The deepest layer of the cornea is called the endothelium and is made up of endothelial cells. These cells do not regenerate and therefore gradually decrease in number throughout life. In addition, they allow the cornea to remain transparent. Some patients may have a constitutional decrease in the number of endothelial cells (called “Cornea Guttata”). In addition, if the number of endothelial cells drops below a minimum threshold, the cornea will no longer be transparent. Moreover, quality of vision will fall sharply due to oedema of the cornea known as “endothelial decompensation”.
Endothelial decompensation can be triggered spontaneously or after ophthalmologic surgery (most often cataract surgery), especially in patients with “cornea guttata”. The only treatment for endothelial decompensation is corneal transplant.
Corneal transplantation is a surgical procedure to treat endothelial decompensation. The purpose of corneal transplantation is to provide the patient’s eye with endothelial cells from a donor graft to repopulate the patient’s cornea and restore the transparency of the cornea, making the corneal edema disappear.
There are 2 types of corneal transplants:
This is the classic technique where the patient’s cornea is removed in its full thickness to be replaced by a graft. This surgery has several drawbacks. First, it requires general anaesthesia and having stitches all over the cornea to suture the graft. In addition, there are increased risks of transplant rejection and graft infections. Also, there may be a significant corneal astigmatism due to the stitches and the cutting of the patient’s cornea.
It is now the modern technique of choice in endothelial decompensation. This type of transplant involves cutting the posterior part of the donor graft to keep only the endothelium of the graft and injecting it into the patient’s eye without removing his cornea. The graft endothelium will then slide under the patient’s cornea and will stick in place thanks to the action of an air bubble injected into the eye.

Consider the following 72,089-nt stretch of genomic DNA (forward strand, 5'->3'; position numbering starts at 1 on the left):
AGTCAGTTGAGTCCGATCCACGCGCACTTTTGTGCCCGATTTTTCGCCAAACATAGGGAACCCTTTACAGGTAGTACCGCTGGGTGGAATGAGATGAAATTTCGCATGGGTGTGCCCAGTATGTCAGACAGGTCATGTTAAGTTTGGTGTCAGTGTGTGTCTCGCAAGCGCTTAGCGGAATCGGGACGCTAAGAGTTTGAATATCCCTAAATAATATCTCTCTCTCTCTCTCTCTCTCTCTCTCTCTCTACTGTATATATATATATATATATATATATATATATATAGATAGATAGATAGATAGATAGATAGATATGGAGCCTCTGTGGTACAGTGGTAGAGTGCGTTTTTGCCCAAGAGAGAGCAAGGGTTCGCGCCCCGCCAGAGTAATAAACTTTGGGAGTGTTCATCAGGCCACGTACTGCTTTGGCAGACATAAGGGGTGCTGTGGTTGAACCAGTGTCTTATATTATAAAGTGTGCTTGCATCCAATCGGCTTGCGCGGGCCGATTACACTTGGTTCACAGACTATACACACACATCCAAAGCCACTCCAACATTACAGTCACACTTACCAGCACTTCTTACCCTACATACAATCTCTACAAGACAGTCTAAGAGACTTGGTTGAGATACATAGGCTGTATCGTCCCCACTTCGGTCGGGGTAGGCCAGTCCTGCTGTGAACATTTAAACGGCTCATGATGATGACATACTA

This technique preserves the architecture of the patient’s eye by making only a small corneal incision. The advantage is that it greatly reduces the risk of rejection and transplant infection and does not cause corneal astigmatism. There will be only a very few stitches and they can be removed soon after. Consequently, follow-up is more straightforward, post-operative care is simpler and shorter. Another advantage of this technique is that it does not require general anaesthesia. Indeed, a simple local anaesthesia is sufficient. It may be necessary to re-inject an air bubble after the operation (under local anaesthesia) if the graft has not bonded well. For the moment, vision recovery is not superior in endothelial graft when compared to transfixing keratoplasty but the risks are far fewer. This is why this technique is preferred today.
Endothelial grafting benefits from constant technical improvements, particularly in terms of cutting the endothelium from the graft. It can be entirely laser cut allowing which automates and simplifies this delicate gesture. The most modern endothelial grafting technique is DMEK (Descemet’s Membrane Endothelial Keratoplasty). It consists in inserting into the eye a graft of Descemet’s membrane only (pure endothelium, without any part of the corneal stroma). This, more difficult technique gives better visual results than other older endothelial grafting techniques like DSAEK (Descemet Stripping Automated Endothelial Keratoplasty). In this technique, the graft consisted of the Descemet membrane plus the corneal stroma.
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